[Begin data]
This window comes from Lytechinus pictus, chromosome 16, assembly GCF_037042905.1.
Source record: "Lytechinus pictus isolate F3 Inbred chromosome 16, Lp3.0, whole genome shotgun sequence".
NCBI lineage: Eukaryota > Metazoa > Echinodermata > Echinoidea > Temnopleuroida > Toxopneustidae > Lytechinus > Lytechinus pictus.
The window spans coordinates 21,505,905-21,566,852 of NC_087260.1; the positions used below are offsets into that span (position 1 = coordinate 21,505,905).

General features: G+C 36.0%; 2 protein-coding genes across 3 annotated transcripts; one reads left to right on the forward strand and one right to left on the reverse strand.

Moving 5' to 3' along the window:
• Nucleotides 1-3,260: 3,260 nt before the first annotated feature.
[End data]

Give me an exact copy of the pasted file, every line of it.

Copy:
This window comes from Lytechinus pictus, chromosome 16, assembly GCF_037042905.1.
Source record: "Lytechinus pictus isolate F3 Inbred chromosome 16, Lp3.0, whole genome shotgun sequence".
NCBI lineage: Eukaryota > Metazoa > Echinodermata > Echinoidea > Temnopleuroida > Toxopneustidae > Lytechinus > Lytechinus pictus.
The window spans coordinates 21,505,905-21,566,852 of NC_087260.1; the positions used below are offsets into that span (position 1 = coordinate 21,505,905).

General features: G+C 36.0%; 2 protein-coding genes across 3 annotated transcripts; one reads left to right on the forward strand and one right to left on the reverse strand.

Moving 5' to 3' along the window:
• Nucleotides 1-3,260: 3,260 nt before the first annotated feature.